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Private water companies have been meeting the essential drinking water needs of millions of people and businesses for generations. Our members are also pioneering efforts to help ensure an adequate supply of safe drinking water for the future.
Every day, in cities and small towns, apartment buildings and offices, nearly 73 million people benefit from the expertise, resources and commitment of a private water service provider. People may not realize all that goes into treating and delivering drinking water that meets or exceeds quality standards, but private water companies do. And they continue to provide this important service and critical resource at a great value.
Successfully responding to the water supply challenges of a major city requires big ideas and the resources to successfully see the project through from inspiration to operation. For the City of Seattle, the solution was provided by American Water. The Tolt Water Treatment plant, a design/build/operate (DBO) project completed by American Water in partnership with the city, provides 30 percent of Seattle's annual water supply.
But it's more than what the new facility provides that makes it innovative. It's what it saves. Through a public-private partnership with the City of Seattle, the project saved $70 million based on the city's own estimates.
Forward thinking allowed for the creation of a treatment plant featuring an efficient design and smaller footprint. That meant an immediate savings in materials and construction costs as well as ongoing savings due to more efficient energy consumption.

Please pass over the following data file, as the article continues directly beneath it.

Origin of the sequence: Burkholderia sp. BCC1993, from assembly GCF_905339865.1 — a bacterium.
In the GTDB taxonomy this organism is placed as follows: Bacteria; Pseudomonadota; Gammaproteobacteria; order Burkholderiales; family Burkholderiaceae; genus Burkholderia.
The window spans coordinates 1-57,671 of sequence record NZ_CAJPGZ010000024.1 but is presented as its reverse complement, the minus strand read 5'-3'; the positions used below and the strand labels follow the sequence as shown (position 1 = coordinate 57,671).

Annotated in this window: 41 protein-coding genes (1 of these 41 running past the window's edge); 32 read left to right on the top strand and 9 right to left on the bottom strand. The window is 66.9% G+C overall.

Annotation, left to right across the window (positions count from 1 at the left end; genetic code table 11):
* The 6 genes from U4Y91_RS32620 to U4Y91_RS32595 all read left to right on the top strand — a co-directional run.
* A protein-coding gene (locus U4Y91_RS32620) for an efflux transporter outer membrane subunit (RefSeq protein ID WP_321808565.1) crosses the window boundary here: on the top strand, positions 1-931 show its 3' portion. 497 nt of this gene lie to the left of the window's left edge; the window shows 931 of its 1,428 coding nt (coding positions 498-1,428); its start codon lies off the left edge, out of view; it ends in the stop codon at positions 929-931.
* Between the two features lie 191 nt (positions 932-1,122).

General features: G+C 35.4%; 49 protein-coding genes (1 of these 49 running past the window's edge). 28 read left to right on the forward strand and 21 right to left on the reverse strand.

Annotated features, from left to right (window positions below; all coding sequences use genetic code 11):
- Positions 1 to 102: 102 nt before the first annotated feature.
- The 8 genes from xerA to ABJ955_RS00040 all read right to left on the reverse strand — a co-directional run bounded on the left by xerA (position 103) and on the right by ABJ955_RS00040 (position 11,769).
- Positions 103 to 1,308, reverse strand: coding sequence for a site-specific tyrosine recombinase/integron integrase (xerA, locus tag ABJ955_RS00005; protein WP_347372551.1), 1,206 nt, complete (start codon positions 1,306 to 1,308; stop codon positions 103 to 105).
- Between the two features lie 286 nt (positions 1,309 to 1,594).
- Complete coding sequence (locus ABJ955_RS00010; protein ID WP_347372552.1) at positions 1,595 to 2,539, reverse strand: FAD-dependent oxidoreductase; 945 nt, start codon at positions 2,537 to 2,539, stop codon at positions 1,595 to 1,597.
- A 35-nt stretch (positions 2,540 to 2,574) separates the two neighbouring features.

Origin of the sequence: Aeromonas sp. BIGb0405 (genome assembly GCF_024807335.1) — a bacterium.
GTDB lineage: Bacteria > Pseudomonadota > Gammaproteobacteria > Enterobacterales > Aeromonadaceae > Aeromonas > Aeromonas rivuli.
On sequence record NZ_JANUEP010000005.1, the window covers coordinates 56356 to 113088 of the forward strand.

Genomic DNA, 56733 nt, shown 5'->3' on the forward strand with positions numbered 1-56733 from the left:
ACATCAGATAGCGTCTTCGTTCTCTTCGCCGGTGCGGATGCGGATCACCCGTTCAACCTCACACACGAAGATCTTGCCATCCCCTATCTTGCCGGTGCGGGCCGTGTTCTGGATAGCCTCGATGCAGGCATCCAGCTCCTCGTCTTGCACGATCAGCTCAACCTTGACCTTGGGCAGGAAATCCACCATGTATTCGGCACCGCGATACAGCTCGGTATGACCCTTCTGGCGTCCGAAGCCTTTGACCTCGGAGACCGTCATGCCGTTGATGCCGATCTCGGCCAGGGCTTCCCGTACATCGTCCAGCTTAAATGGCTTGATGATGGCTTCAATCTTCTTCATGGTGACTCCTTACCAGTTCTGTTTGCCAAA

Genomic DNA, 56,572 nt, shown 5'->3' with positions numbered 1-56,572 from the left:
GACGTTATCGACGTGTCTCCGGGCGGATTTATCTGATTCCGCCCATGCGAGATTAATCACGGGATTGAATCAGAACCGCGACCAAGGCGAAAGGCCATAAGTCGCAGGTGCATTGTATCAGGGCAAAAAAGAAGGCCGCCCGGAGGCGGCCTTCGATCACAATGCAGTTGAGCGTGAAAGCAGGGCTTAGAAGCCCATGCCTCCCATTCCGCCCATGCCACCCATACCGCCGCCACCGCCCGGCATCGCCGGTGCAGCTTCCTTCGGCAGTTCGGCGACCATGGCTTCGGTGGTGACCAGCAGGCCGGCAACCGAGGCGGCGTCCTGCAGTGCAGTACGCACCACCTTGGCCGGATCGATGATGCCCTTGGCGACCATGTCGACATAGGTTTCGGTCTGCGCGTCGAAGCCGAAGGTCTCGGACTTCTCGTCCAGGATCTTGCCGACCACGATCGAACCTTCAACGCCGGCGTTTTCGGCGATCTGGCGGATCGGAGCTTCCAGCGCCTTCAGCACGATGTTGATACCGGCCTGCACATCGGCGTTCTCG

SouthWest Water Company
Silver Plume, Colorado
Advances in technology have made drinking water safer as well as more cost efficient to treat and deliver over the years. But innovative technology only works when it is put into practice, and that's exactly what SouthWest Water Company did for the small community of Silver Plume, Colorado.
SouthWest Water saw that the treatment process being used no longer met new, stricter surface water regulations. It also didn't have the capacity to meet the community's needs. The solution came in the form of a microfiltration facility that is as innovative as it is easy to operate and maintain.
Today, the drinking water treated and delivered by the facility meets or exceeds state and federal drinking water standards. Operation of the system requires only a few hours of on-site work once per week, and quality is assured through remote access of the Supervisory Control and Data Acquisition (SCADA) system that operates the facility.
When it comes to drinking water, most Americans are fortunate enough to be able to turn on a faucet and enjoy immediate access. How that water gets there is a more complex process that requires significant infrastructure.
In 2010, Aqua Maine opened a state-of-the-art water filtration system in Rockport to help ensure that their nearly 8,000 customers had access to the best water available. With help from federal and state grants, the plant was designed to exceed new environmental regulations, and did so on-budget and on-schedule while creating filtration efficiencies, reducing the amount of water wasted, and employing a smaller building footprint while delivering a better product to consumers. Beyond the water-based improvements, the facility contains solar panels for a "green" way to support increased power needs. The facility also meets LEED standards.
The efficiencies delivered by the new Rockport facility reduced the size of a rate increase that would otherwise have been necessary to ensure adequate safe water.
Click here to download a PDF of this case study featuring images of the projects detailed within.